“I’m sorry,” Ben said. “I shouldn’t have gone off like that.”
He came over and sat down about two inches too close. I used to fantasize about Ben Parish sitting with me on the sofa at my house while we shared a blanket and watched old horror movies until one A.M., holding a big bowl of popcorn in his lap. It was a Saturday night and he was missing about six killer parties populated by people way cooler than me, but he wouldn’t be anywhere else; the pleasure of my company was enough.
Now here he was, only there were no killer parties, no TV, no blanket, and no damn popcorn. The world used to contain two Bens—the real Ben, who didn’t know I existed, and the imaginary Ben, who fed me popcorn with buttery fingers. Now there were three. The first two and the one who was sitting two inches too close, wearing a tight black sweater and sporting stubble that made him look like an indie rocker taking a break in the green room between sets. That’s a lot of Bens to hold in your head at once. I should give them different names to keep them straight: Ben, Has-Ben, and What-Might-Have-Ben.
“I get it,” I said. “But why do you have to go now? Why can’t you wait? If Evan can pull this off . . .”
He was shaking his head. “Whether or not he pulls it off won’t make a difference. The danger isn’t the aliens up there. The danger is the humans down here. I need to find Ringer and Cup before the 5th Wave does.”
He pulled my hand into his, and a little voice rose up from deep inside: Ben. That little voice belonged to the frizzy-haired middle-schooler who refused to die, the freckly-nosed, introverted know-it-all, self-conscious and awkward despite dance lessons and karate lessons and pep talks from her parents, toting around a bulging bag of secrets, the silly, mundane, melodramatic secrets of adolescence that would shock the popular, pretty kids, if only they knew.
What was up with her? Why wouldn’t she just go away already? Not only was I carrying around too many Bens, there were also too many Cassies. Three Bens, two Cassies, a couple of Sams, and, of course, the literal duality of Evan Walker. Nobody was integrated anymore. Our true selves shimmered like a desert mirage forever receding into the distance.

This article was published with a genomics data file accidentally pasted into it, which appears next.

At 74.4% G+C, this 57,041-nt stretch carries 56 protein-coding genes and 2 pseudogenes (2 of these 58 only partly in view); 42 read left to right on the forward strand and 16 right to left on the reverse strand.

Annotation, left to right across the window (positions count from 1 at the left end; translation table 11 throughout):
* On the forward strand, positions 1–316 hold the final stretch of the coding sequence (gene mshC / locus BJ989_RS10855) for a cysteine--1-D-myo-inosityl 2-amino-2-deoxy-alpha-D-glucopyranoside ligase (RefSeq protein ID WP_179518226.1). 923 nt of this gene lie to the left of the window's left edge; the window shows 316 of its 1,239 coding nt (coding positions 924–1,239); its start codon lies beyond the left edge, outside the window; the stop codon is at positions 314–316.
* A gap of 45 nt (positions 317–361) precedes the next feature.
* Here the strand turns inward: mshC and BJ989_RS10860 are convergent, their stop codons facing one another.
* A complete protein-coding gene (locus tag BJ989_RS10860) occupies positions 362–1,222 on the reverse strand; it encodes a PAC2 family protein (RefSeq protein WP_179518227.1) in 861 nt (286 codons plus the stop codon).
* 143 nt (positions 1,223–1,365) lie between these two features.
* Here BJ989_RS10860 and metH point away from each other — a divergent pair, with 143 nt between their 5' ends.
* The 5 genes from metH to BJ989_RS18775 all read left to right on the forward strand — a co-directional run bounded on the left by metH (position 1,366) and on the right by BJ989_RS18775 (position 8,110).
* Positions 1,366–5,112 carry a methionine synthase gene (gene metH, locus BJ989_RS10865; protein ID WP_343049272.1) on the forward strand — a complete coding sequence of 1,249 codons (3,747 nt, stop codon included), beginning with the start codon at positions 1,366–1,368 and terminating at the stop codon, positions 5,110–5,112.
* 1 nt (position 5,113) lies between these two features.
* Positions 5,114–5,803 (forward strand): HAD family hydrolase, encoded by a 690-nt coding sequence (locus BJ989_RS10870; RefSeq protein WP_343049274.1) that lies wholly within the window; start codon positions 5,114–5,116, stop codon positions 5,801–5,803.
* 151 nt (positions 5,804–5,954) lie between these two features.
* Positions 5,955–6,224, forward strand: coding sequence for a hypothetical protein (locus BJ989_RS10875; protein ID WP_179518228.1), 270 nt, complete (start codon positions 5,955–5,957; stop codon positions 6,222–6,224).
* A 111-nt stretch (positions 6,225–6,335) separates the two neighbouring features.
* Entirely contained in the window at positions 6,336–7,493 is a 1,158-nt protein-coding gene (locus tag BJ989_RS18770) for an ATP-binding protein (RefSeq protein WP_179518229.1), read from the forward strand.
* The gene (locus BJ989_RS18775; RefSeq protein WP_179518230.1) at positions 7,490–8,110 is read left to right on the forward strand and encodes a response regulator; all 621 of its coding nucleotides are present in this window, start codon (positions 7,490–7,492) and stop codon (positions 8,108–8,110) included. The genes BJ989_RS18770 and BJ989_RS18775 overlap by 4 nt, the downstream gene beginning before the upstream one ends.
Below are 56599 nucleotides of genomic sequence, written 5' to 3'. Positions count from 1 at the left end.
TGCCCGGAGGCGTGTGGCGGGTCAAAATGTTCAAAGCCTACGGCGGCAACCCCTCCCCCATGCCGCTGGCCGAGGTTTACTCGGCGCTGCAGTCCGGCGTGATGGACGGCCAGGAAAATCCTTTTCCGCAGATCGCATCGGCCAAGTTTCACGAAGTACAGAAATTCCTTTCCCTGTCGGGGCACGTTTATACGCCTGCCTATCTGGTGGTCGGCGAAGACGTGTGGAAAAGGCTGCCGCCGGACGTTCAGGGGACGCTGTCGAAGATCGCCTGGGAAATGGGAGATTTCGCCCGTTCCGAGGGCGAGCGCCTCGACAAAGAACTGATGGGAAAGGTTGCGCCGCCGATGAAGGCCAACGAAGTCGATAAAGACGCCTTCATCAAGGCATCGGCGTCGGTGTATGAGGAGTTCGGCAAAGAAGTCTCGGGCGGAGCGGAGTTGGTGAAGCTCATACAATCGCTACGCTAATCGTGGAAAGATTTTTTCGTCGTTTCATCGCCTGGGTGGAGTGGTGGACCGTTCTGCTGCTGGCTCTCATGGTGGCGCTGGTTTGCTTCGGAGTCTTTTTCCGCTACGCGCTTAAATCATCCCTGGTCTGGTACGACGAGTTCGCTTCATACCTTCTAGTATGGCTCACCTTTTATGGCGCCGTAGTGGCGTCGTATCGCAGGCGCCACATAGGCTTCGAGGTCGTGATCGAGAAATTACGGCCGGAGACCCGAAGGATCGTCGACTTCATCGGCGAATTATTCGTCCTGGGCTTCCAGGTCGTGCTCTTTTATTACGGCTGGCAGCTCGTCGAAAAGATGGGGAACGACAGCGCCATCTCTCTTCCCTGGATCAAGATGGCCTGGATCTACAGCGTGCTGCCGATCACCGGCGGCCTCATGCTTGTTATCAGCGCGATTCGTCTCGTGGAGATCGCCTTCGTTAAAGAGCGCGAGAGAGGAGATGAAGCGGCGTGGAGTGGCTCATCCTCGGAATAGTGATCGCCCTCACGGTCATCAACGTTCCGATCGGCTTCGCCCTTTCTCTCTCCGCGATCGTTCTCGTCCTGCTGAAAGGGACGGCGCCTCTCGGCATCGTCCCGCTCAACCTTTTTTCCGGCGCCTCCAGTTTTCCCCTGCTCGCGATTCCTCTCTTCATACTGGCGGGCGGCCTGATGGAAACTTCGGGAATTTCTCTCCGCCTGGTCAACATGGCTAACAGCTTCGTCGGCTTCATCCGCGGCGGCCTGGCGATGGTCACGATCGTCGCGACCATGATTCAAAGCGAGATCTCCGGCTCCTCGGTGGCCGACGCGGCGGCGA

Ben touched my face, fingertips brushing my cheek, feather-light. And that little voice in my head, that fading cry: Ben.
Then my voice: “You’re going to die.”
“You bet I am,” he said with a smile. “And it’s gonna happen the way it should. Not their way. My way.”
The front door creaked on its rusty hinges and a voice said, “She’s right, Ben. You should wait.”
Ben pulled away from me. Evan was leaning in the doorway.
“Nobody asked you,” Ben said.
“The ship is central to the next phase,” Evan said slowly and distinctly, like he was talking to a crazy person or a moron. “Blowing it up is the only way we can end this.”
“I don’t care what you blow up,” Ben said. He turned away like he couldn’t stand to look at Evan. “I don’t even give a shit about ending it. Maybe it’s hard for somebody with a savior complex to understand, but I don’t want to save the world. Just two people.”
He stood up, stepped over my legs, and walked toward the hallway. Evan called after him, and what he said stopped Ben cold.
“The spring equinox is in four days. If I don’t get to that ship and blow it up, every city on Earth will be destroyed.”
Holy shit. I looked at Ben, he looked back at me, and then we both looked at Evan.
“When you say ‘destroyed’ . . . ?” I started.
“Blown up,” Evan said. “It’s the last step before the launch of the 5th Wave.”
Ben was slowly shaking his head at him, horrified, disgusted, enraged. “Why?”
“To make it easier to finish the cleansing. And to wipe out anything human that remains.”
“But why now?” Ben asked.
“The Silencers will be back on board the ship—it’s safe. For us, I mean. Safe for us.”
I looked away. I was going to be sick. I should know better by now. Just when I thought it couldn’t get any worse, it gets worse.
I MOTION DUMBO out of the room. Let Sullivan say what she wants—he’ll always be Nugget to me. The kid starts to follow me and Dumbo into the hall and I order him to fall back. I close the door and turn to Dumbo. “Grab your gear. We’re moving out.”
Dumbo’s eyes go wide. “When?”
He swallows hard and glances down the hallway toward the family room. “Just me and you, Sarge?”
I know what he’s worried about. “I’m good, Bo.” Touching the spot where Ringer placed the bullet. “Not 100 percent, more like 86.5, but good enough.”
Pain knifes into my side when I reached up to pull my rucksack from the closet shelf. Okay, take off a point and a half, make it 85, still closer to 100 than to zero. Anyway, who’s 100 percent this late in the game? Even the good evil alien broke his ankle.
I rummage through the sack, though there’s not a hell of a lot to rummage through. I’ll need to grab some fresh water and rations from the kitchen, and a knife might come in handy. I dig into the outer pocket. Empty. What the hell? I know I put it there. What happened to it?
I’m kneeling on the bedroom floor, tearing through my stuff for the third time, when Dumbo comes in.
“It was here. It was right here.” I look up at him and something about my expression makes him flinch. “Somebody must have taken it. Jesus Christ, who the hell would have taken it, Dumbo?”
I rock back onto my heels and pat my pockets. Shit. There it is, right where I put it. My sister’s necklace, the one that tore off in my hand on the night I left her to die.
“Okay, we’re good.” I push myself to my feet, grab the rucksack from the floor and the rifle from the bed. Dumbo’s watching me carefully, but I hardly notice. The kid’s been mother-henning me for months now.
“I thought we were leaving tomorrow night,” he says.
“If they aren’t between here and the hotel, or where the hotel used to be, we’ll have to cut through Urbana—twice,” I tell him. “And I don’t want to be anywhere near Urbana when the bastards go all Dubuque on it.”